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Re: UTF-8 signature / BOM in CSS

From: <jcowan@reutershealth.com>
Date: Sat, 6 Dec 2003 23:48:51 -0500
To: Etan Wexler <ewexler@stickdog.com>
Cc: Chris Lilley <chris@w3.org>, www-international@w3.org, w3c-css-wg@w3.org, www-style@w3.org
Message-ID: <20031207044851.GB3264@skunk.reutershealth.com>

Etan Wexler scripsit:

> There is no encoding scheme UTF-16. There is a "charset" value in the 
> IANA registry called "UTF-16", but UTF-16 is an encoding form. Any 
> serialized UTF-16 document is either big-endian or little-endian. 
> Nevertheless, the "UTF-16" label is allowed and in use, so we resort to 
> the BOM to disambiguate the label's meaning. The situation with UTF-32 
> is analogous.

The meaning of the encoding scheme UTF-16 is that if the first two bytes are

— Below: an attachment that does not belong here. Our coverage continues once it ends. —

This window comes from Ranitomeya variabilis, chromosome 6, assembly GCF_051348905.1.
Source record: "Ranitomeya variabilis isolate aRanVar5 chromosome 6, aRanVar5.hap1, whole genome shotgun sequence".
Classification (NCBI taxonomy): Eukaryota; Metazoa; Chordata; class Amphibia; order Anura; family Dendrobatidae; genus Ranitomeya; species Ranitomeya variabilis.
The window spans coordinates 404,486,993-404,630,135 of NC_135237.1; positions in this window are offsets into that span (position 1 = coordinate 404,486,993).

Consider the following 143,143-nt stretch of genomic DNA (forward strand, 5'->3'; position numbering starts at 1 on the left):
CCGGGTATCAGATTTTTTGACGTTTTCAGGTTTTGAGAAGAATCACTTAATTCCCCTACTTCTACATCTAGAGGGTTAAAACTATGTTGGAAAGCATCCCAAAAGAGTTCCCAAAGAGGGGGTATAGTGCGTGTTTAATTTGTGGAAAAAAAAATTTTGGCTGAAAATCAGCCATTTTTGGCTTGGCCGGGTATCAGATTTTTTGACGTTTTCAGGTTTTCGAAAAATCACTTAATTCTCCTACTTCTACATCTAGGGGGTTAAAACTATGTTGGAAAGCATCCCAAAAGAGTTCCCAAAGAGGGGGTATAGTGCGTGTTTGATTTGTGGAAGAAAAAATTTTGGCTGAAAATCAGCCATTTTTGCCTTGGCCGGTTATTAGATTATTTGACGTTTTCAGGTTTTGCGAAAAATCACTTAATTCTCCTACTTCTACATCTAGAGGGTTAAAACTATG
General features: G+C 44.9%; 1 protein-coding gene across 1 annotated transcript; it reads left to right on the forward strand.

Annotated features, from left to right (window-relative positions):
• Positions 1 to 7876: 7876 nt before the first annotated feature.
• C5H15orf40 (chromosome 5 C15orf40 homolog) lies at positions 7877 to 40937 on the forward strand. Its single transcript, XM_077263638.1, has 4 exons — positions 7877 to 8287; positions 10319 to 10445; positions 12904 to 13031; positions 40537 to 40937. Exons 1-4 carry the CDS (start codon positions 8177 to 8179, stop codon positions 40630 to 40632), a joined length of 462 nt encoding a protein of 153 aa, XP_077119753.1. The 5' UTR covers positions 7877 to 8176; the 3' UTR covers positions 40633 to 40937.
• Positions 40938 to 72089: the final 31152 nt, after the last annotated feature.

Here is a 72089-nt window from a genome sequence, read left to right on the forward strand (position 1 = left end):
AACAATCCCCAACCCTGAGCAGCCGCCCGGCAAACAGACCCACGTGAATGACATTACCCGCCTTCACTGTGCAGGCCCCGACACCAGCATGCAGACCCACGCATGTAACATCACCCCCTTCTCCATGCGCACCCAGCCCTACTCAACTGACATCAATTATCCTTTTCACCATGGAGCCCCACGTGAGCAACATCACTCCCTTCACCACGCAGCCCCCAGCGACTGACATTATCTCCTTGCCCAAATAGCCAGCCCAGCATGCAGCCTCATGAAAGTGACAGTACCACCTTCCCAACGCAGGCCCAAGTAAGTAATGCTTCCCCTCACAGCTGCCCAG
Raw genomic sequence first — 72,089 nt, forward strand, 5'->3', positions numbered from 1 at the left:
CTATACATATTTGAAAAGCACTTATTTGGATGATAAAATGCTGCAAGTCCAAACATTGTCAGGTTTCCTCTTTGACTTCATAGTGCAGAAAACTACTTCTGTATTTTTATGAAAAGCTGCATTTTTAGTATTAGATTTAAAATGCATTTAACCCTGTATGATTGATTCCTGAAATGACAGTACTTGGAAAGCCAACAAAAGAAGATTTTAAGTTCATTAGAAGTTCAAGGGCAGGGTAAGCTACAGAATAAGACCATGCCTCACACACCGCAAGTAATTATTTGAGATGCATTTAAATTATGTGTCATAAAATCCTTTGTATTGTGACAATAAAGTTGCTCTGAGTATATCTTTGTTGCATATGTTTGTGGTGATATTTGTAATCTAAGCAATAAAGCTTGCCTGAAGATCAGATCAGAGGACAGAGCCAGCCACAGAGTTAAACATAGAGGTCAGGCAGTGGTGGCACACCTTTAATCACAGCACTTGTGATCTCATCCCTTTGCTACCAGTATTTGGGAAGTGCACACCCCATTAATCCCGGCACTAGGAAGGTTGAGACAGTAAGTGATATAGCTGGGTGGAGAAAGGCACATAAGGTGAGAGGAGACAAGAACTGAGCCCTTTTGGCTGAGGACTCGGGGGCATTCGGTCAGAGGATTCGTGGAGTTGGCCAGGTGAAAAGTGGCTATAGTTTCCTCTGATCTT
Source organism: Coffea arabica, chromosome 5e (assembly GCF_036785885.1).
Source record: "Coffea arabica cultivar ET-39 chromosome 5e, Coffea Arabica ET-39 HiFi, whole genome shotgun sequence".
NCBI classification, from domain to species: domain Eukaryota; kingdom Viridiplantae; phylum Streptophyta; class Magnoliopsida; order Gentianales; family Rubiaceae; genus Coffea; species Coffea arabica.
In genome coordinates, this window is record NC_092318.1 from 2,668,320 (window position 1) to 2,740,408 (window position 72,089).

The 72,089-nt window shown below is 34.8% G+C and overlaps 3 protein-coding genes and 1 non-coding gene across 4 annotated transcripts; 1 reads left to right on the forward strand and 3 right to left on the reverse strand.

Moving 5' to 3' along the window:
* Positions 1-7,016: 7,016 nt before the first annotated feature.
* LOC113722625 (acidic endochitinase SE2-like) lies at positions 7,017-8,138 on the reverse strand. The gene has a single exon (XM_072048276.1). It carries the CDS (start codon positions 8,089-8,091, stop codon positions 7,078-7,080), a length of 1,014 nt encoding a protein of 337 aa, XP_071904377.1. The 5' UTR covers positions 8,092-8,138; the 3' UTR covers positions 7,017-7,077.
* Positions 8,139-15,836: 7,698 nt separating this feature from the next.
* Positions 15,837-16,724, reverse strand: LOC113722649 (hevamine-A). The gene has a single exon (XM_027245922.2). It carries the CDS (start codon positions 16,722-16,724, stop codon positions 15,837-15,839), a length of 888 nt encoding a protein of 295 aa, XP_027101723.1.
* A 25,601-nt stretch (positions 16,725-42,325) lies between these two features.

0xFE 0xFF, then the rest is interpreted as big-endian UTF-16; if the first
two bytes are 0xFF 0xFE, then the rest is interpreted as little-endian UTF-16;
otherwise, the whole is interpreted as big-endian UTF-16.

In the encoding schemes UTF-16BE and UTF-16LE, the interpretation is always
big-endian or little-endian respectively; if the first character is U+FEFF,
then it is a ZWNBSP and part of the data stream.

-- 
John Cowan  www.reutershealth.com  www.ccil.org/~cowan  jcowan@reutershealth.com
Arise, you prisoners of Windows / Arise, you slaves of Redmond, Wash,
The day and hour soon are coming / When all the IT folks say "Gosh!"
It isn't from a clever lawsuit / That Windowsland will finally fall,
But thousands writing open source code / Like mice who nibble through a wall.
Received on Saturday, 6 December 2003 23:49:46 GMT

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